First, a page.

This point did it for me. On my daily commute, I typically ride a set of twisties on the back roads. There are several curves along that route that I remember taking *very* slowly on my first few weeks. I was scared to lean the bike over much at all, and nearly wound up crossing the line of death a couple of times due strictly to my fear of leaning it over. Over time, though, my skills improved, particularly as the words of my MSF instructor came back to me, "these things will lean over a whole lot farther than you think they will. If you ever find yourself going too fast into a curve and approaching the line of death, lean it over harder."

Now, those same curves are a whole lot more fun for me, and I can take them at the speed limit without a problem (and have been lit up by the surprise Officer coming the other way on a couple of occasions for taking them at a rate slightly exceeding the speed limit. Fortunately, he didn't have room to turn around or was just sending me a message). The point is that my skills improved over time.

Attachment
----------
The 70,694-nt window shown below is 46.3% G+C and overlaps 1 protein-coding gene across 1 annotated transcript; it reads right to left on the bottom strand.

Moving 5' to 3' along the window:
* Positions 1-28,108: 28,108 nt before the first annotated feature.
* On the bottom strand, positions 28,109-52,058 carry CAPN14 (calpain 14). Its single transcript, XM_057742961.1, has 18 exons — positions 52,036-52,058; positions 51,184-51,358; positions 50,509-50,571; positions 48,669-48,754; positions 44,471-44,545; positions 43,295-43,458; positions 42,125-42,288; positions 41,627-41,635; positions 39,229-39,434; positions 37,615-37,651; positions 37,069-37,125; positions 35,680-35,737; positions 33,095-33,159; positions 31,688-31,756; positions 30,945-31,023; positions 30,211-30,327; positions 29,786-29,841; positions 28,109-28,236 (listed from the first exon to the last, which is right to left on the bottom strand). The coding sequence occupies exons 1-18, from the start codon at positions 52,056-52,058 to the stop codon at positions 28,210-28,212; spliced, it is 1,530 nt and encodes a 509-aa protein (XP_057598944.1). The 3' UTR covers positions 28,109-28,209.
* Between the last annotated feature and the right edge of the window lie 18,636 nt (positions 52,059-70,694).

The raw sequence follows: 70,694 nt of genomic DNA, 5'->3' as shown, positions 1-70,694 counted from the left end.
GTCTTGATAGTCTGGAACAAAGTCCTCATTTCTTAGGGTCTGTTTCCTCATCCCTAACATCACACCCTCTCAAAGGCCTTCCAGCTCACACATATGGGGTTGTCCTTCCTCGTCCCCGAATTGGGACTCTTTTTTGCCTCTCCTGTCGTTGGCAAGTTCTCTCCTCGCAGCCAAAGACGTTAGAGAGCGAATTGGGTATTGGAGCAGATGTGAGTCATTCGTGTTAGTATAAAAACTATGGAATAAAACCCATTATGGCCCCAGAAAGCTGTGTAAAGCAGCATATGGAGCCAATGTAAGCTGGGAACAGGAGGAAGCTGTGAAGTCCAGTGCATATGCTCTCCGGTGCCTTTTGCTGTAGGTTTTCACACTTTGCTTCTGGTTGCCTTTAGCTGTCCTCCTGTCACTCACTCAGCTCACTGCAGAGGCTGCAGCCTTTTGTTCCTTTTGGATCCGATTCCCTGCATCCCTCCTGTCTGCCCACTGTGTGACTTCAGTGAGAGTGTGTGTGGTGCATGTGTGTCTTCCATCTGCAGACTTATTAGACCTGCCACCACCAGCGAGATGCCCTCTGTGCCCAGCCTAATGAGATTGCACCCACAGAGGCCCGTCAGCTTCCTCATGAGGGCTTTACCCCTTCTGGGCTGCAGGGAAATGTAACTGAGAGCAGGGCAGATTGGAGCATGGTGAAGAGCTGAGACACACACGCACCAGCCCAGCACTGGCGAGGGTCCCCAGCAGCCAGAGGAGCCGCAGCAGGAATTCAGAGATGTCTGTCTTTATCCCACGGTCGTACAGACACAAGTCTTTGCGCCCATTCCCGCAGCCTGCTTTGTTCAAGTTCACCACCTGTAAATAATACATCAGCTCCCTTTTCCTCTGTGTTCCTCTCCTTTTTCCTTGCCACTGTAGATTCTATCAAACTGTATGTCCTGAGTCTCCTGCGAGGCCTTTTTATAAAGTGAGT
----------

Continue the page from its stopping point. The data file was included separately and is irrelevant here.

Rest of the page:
Someone else was talking about how much you had to think, or whether your brain could process all of the information. I find that the more I ride, the better I am at processing all of what's going on around me. I just naturally tend to drop back a little now when someone in an SUV, yakking on their cell phone and looking everywhere but at me, slides into the lane next to me. I'm just anticipating that s/he is about to cut me off. Sometimes they do, sometimes they don't, but it doesn't require any emergency response on my part because I've already prepared for it (that's not to say that I still don't have to deal with the idiot woman in a Lexus that evidently believes that I have no right to occupy the lane between her and the left turn into Wal-Mart that she just *has* to make. Not that that happened last Thursday or anything. And she didn't just throw her hands up (off the steering wheel) as if to say "what did I do wrong?" after I laid on the horn or anything, either.)